The Tory Diary’s Tim Montgomerie turns his attention to the grotesque, supposedly Green, extravagance of Britain’s coalition government:
Although George Osborne has recently tried to protect manufacturing, in particular, from the high costs of climate change policies the reality is that Chris Huhne [a Liberal Democrat, who was, tellingly, a major advocate for British membership of the Eurozone, amongst other insanities] is a remarkably successful and powerful minister who is delivering very bold (and expensive) action on climate change. Tim Yeo, the Conservative chairman of the House of Commons energy and climate committee, acknowledges this in remarks to The Observer:
“We are getting a change of rhetoric, with more emphasis on the burdens that green projects could put on the economy. But it is out of step with what the government is doing, much of which is radical and forward-looking.”
Exactly. The rhetoric has changed but the same Government policies continue. Policies that are increasing energy bills for every British consumer but, in the absence of global agreement, are doing nothing to reduce the world’s carbon emissions. In a leading article The Sunday Times (£) makes a very good point about today’s news that Huhne is planning another 32,000 wind turbines. It points out that current green technologies are immature and a “rush to invest” now could lumber Britain with expensive and out-of-date energy sources. More sensible nations (I guess they are thinking of the BRIC economies) will wait until today’s huge investments in green technology have delivered fruits.
In his fine review of a new history of Britain’s Conservative party, John O’Sullivan says what needs saying:
[T]he more Cameron modernization is explained, the less anyone understands it. There is something elusive and will o’ the wisp about it. Initially, it defined itself negatively as a movement opposed to the unreconstructed Thatcherite Tories. It proudly announced that there was such a thing as society. It renounced any foolish intention of “banging on” about crime, immigration, Europe, or other supposed obsessions of more traditional Tories…What followed was a series of photo-ops and exercises in gesture politics – the windmill on the roof, the bicycle to work, the dash to the Pole. This development of the Cameron project was a sort of cultural make-over – “the Dianification of Toryism” as I have argued elsewhere—to render the Tories an entirely different party…Cultural make-overs are notoriously hard to pull-off, however, since those being culturally transformed notice the process more quickly than anyone else. And they don’t always like it. The main result of this make-over, visible in the 2010 election results, was to strengthen UKIP by driving dissed-off Tories towards it. It made only modest inroads in the voting bloc of Liberal centrists who had many other suitors.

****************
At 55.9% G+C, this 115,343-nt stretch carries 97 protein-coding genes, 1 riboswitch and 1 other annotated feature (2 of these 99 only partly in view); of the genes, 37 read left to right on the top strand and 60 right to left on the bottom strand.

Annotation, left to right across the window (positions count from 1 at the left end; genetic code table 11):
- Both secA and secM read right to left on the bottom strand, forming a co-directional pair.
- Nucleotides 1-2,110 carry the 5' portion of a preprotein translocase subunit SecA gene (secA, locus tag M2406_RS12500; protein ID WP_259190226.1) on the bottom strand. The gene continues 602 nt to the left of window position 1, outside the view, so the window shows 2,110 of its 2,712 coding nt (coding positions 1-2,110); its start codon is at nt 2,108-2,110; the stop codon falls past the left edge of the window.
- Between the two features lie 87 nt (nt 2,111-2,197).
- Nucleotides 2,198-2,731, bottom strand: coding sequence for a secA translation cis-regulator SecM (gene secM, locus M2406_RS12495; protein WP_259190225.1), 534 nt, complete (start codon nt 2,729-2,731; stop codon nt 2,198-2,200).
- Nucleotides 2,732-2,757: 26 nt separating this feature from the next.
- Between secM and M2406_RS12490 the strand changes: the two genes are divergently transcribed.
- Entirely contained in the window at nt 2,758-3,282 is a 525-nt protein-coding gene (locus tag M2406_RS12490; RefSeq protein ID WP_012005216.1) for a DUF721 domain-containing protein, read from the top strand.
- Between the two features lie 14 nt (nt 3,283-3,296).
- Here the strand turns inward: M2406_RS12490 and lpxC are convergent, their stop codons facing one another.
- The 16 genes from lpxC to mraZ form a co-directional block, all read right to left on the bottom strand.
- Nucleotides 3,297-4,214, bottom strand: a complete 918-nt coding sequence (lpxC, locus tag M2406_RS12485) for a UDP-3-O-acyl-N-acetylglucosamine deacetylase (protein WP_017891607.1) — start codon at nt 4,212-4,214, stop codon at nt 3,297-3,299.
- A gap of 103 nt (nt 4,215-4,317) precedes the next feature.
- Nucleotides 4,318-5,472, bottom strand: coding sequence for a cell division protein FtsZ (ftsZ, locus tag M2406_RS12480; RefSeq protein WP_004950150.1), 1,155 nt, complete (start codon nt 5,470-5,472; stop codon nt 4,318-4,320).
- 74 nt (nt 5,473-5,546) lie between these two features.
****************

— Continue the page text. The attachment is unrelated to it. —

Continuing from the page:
The 2008 financial crisis made these cultural gestures look frivolous—as well as shocking the Tory leadership which had rooted the Cameron project in the assumption that economic growth would continue smooth and uninterrupted under New Labour. That was a curious assumption to start with: every previous Labour government had ended in economic crisis—why should this one be different? If the crisis embarrassed Cameron and Osborne, however, it also rescued them by imposing a more realistic economic policy upon the party—and by giving them a serious purpose in office. They have to save the British economy by public spending cuts that eventually reduce the deficit. That political commitment is now fully half of the Cameron project.
Not going bankrupt is, however, a very inadequate political philosophy. It is an aim shared by all parties (even if their methods for achieving solvency differ) and it does little more than lay the groundwork for positive policies. Such policies exist – Michael Gove’s education reforms, Iain Duncan-Smith’s welfare changes – but there is little about them that is distinctly Cameronian. Much the same could be said about the flagship idea of the Big Society which amounts to a re-working of the traditional conservative celebration of mediating institutions but one without a manual of instructions. Other signature Cameron issues, such as his ultra-Green commitment to carbon reduction, look both doomed and embarrassing as their costs become apparent. Yet those issues on which the Cameron modernizers had imposed a vow of silence on the party – immigration, Europe, and crime – now constitute the main topics of public debate as they spiral downwards in a series of crises. Those crises – especially the crisis over the Euro – would represent welcome political opportunities for almost any imaginable Conservative party. But these opportunities drive the Cameron Tories into silence and paralysis – and not simply because they are in a coalition with Lib-Dems. Cameron modernization, as originally conceived, has run into a dead end…